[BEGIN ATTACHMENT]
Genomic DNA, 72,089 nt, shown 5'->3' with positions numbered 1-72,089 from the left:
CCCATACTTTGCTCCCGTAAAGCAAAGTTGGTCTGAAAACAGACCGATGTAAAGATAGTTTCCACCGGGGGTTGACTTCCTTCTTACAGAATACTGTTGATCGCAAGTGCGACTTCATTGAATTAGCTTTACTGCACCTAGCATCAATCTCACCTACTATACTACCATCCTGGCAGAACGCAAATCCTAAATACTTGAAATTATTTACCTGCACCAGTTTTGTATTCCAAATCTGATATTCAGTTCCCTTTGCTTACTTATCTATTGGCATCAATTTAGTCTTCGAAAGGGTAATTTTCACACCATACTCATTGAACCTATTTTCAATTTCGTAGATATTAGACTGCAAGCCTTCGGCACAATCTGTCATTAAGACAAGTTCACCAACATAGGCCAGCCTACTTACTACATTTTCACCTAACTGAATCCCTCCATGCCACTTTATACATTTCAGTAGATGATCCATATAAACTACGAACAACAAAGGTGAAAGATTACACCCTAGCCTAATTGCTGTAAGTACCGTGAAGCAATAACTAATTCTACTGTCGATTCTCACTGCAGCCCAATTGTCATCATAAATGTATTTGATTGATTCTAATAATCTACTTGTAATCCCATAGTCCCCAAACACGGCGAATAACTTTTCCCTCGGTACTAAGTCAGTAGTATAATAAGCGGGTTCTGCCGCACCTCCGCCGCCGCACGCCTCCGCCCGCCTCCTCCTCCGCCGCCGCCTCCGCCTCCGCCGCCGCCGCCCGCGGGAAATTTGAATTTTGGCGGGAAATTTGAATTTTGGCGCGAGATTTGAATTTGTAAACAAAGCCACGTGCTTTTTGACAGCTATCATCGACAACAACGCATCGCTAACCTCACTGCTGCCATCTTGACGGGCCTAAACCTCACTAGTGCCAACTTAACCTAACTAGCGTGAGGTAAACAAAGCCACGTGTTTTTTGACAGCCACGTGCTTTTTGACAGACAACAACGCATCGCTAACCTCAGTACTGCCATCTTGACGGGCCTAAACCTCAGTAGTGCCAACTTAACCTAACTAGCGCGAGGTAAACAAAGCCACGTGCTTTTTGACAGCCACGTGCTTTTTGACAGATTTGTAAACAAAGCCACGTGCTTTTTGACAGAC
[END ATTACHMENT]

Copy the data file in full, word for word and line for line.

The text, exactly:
Genomic DNA, 72,089 nt, shown 5'->3' with positions numbered 1-72,089 from the left:
CCCATACTTTGCTCCCGTAAAGCAAAGTTGGTCTGAAAACAGACCGATGTAAAGATAGTTTCCACCGGGGGTTGACTTCCTTCTTACAGAATACTGTTGATCGCAAGTGCGACTTCATTGAATTAGCTTTACTGCACCTAGCATCAATCTCACCTACTATACTACCATCCTGGCAGAACGCAAATCCTAAATACTTGAAATTATTTACCTGCACCAGTTTTGTATTCCAAATCTGATATTCAGTTCCCTTTGCTTACTTATCTATTGGCATCAATTTAGTCTTCGAAAGGGTAATTTTCACACCATACTCATTGAACCTATTTTCAATTTCGTAGATATTAGACTGCAAGCCTTCGGCACAATCTGTCATTAAGACAAGTTCACCAACATAGGCCAGCCTACTTACTACATTTTCACCTAACTGAATCCCTCCATGCCACTTTATACATTTCAGTAGATGATCCATATAAACTACGAACAACAAAGGTGAAAGATTACACCCTAGCCTAATTGCTGTAAGTACCGTGAAGCAATAACTAATTCTACTGTCGATTCTCACTGCAGCCCAATTGTCATCATAAATGTATTTGATTGATTCTAATAATCTACTTGTAATCCCATAGTCCCCAAACACGGCGAATAACTTTTCCCTCGGTACTAAGTCAGTAGTATAATAAGCGGGTTCTGCCGCACCTCCGCCGCCGCACGCCTCCGCCCGCCTCCTCCTCCGCCGCCGCCTCCGCCTCCGCCGCCGCCGCCCGCGGGAAATTTGAATTTTGGCGGGAAATTTGAATTTTGGCGCGAGATTTGAATTTGTAAACAAAGCCACGTGCTTTTTGACAGCTATCATCGACAACAACGCATCGCTAACCTCACTGCTGCCATCTTGACGGGCCTAAACCTCACTAGTGCCAACTTAACCTAACTAGCGTGAGGTAAACAAAGCCACGTGTTTTTTGACAGCCACGTGCTTTTTGACAGACAACAACGCATCGCTAACCTCAGTACTGCCATCTTGACGGGCCTAAACCTCAGTAGTGCCAACTTAACCTAACTAGCGCGAGGTAAACAAAGCCACGTGCTTTTTGACAGCCACGTGCTTTTTGACAGATTTGTAAACAAAGCCACGTGCTTTTTGACAGAC